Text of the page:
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Indian HIV vaccine lead promising

The vaccine if successful, may bring down infection by five million.


20 April,2007:

One of the potential vaccine candidates against HIV currently under clinical studies in India is learnt to be showing promising results.

The candidate vaccine recombinant Modified Vaccinia Ankara (MVA) being trailed at the National Institute of Epidemiology (NIE) in Chennai has demonstrated efficacy in statistically significant sample, according to senior officials with the Indian Council of Medical Research (ICMR) who run the trials.

The vaccine targets HIV-1 subtype C, the most predominant HIV strain in India.

"The HIV vaccine if it works 30 per cent could be administered to 40 per cent of the population. It could bring down the infection by five million people,’’stated a top ICMR official recently in Bangalore, southern India.

The investigational vaccine candidate, TBC-M4, is designed as a preventive vaccine to protect people who are not infected with HIV from contracting HIV/AIDS. If the vaccine could prove effective upto 50 per cent, it could bring down the infection by about 17 million, he stated.

The International AIDS Vaccine Initiative (IAVI) and biotechnology firm Therion Biologics Corporation (Cambridge, Massachusetts, USA) collaborated on the development of the AIDS vaccine candidate utilising MVA vector technology.

Therion, with the assistance of Dr Sekhar Chakrabarti, an Indian Scientist from the National Institute of Cholera and Enteric Diseases, Kolkata, designed the candidate and manufactured doses of it for initial clinical trials.

The Chennai study is a small-scale trial, with a primary aim to evaluate the safety of the product. Goals also include gathering preliminary data on the ability of the vaccine candidate to stimulate immune responses against HIV/AIDS. Researchers are pursuing multiple vaccine candidates simultaneously because it is not certain which of many possible designs may prove effective.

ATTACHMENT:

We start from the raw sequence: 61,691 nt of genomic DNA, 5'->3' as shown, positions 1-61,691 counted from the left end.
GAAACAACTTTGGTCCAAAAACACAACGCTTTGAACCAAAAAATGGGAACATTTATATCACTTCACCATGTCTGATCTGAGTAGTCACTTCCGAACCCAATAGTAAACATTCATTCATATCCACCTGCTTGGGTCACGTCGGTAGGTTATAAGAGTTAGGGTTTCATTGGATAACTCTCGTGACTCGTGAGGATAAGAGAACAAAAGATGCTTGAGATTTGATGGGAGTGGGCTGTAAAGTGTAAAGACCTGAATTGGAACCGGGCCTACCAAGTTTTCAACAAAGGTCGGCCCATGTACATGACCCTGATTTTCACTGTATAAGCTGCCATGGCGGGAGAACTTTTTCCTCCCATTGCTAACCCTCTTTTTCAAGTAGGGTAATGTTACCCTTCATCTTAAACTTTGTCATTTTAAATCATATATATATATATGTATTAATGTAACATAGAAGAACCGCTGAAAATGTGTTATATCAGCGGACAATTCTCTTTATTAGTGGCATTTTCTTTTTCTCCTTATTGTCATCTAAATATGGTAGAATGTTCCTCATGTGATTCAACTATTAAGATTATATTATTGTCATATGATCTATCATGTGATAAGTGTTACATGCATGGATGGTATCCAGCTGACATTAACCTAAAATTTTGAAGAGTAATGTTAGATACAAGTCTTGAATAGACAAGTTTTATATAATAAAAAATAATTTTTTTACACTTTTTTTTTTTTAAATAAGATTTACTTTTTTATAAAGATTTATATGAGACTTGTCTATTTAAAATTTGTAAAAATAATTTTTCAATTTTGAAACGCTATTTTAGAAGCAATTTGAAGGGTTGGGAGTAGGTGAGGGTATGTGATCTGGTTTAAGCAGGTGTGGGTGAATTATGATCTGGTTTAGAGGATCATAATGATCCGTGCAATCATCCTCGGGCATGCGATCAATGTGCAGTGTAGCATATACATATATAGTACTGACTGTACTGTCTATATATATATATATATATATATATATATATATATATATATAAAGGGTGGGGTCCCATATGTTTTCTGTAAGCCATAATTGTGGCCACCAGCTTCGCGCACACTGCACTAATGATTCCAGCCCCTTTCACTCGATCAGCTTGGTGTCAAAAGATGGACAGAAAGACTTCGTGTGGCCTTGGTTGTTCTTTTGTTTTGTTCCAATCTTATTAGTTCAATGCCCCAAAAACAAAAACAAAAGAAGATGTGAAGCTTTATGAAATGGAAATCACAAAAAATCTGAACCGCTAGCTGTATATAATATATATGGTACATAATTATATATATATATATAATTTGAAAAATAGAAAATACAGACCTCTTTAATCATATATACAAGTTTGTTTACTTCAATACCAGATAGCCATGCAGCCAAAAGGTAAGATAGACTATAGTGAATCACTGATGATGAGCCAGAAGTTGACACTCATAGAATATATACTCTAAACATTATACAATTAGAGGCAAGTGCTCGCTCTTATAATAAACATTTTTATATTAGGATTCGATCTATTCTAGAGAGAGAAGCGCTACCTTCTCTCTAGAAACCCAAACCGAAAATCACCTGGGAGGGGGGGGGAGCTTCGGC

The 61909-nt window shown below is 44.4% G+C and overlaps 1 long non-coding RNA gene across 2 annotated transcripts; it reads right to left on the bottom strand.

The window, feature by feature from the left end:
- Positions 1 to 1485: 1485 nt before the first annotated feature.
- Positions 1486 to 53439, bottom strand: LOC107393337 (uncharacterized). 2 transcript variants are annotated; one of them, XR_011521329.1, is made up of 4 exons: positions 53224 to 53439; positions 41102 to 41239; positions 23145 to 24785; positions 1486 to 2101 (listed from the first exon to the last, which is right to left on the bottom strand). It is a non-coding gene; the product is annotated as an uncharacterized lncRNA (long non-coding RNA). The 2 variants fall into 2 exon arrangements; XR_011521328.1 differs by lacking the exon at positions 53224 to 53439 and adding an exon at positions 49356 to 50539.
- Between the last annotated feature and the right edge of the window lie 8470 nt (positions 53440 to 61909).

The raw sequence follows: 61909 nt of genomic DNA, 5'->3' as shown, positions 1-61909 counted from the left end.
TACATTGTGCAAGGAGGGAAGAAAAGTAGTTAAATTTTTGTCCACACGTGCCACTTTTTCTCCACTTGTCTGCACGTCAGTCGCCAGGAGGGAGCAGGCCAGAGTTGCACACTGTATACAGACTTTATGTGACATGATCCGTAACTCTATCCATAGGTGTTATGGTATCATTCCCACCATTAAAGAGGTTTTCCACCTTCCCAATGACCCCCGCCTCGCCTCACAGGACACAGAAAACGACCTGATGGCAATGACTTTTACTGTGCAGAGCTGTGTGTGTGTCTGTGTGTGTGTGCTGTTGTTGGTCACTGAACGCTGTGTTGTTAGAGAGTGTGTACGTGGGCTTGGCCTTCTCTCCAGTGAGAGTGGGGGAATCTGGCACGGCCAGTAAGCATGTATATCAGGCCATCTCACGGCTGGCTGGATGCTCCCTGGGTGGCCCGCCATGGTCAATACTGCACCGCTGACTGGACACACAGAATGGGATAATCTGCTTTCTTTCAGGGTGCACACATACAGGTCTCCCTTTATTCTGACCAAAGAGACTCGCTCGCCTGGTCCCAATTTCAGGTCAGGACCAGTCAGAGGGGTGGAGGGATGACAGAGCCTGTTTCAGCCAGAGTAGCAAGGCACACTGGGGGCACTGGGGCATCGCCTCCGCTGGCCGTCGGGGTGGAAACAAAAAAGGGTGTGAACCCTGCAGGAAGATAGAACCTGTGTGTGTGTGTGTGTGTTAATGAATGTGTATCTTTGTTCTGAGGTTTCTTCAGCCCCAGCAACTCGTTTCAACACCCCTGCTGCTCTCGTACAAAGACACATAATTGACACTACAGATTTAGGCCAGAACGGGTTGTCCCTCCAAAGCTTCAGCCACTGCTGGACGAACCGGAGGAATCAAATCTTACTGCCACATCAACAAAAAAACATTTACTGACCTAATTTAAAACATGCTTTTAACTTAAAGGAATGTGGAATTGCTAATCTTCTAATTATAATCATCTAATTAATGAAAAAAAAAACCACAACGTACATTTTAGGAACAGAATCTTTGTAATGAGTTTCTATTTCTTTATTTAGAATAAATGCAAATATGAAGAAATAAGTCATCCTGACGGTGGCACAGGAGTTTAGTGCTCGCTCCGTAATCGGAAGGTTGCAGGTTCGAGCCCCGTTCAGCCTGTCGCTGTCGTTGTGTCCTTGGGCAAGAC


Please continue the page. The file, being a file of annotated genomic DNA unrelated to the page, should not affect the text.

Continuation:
Prof. N. K. Ganguly, Director General, ICMR added, “The pipeline of promising vaccines is growing, yet several clinical trials will be needed worldwide to select the best candidates for further development stages. Along with India’s first AIDS vaccine trial – launched in Pune last February -- the Chennai study will play an important role in advancing the global search for viable strategies to combat HIV/AIDS”.

The Indian Council of Medical Research (ICMR) is the apex body in India for the formulation, coordination and promotion of biomedical research. It was founded in 1911 and is one of the oldest medical research bodies in the world. The Council promotes research in the country through 21 Permanent Research Centres.

The National AIDS Control Organization (NACO) is the nodal organisation for formulation of policy and implementation of programmes for the prevention and control of HIV/AIDS in India. And the International AIDS Vaccine Initiative (IAVI) is a global not-for-profit organisation working to accelerate the development of a vaccine to prevent HIV infection and AIDS. Founded in 1996 and operational in 23 countries, IAVI and its network of collaborators research and develop vaccine candidates.

ICMR director general Dr NK Ganguly said, that the modified vaccina ankara (MVA) vaccine, which has been tested at NIE, Chennai, has indicated potential promise. ICMR is gearing up to start a combined vaccine trials with two vaccines Adeno Associated Virus (AAV) and MVA and take it to phase I.





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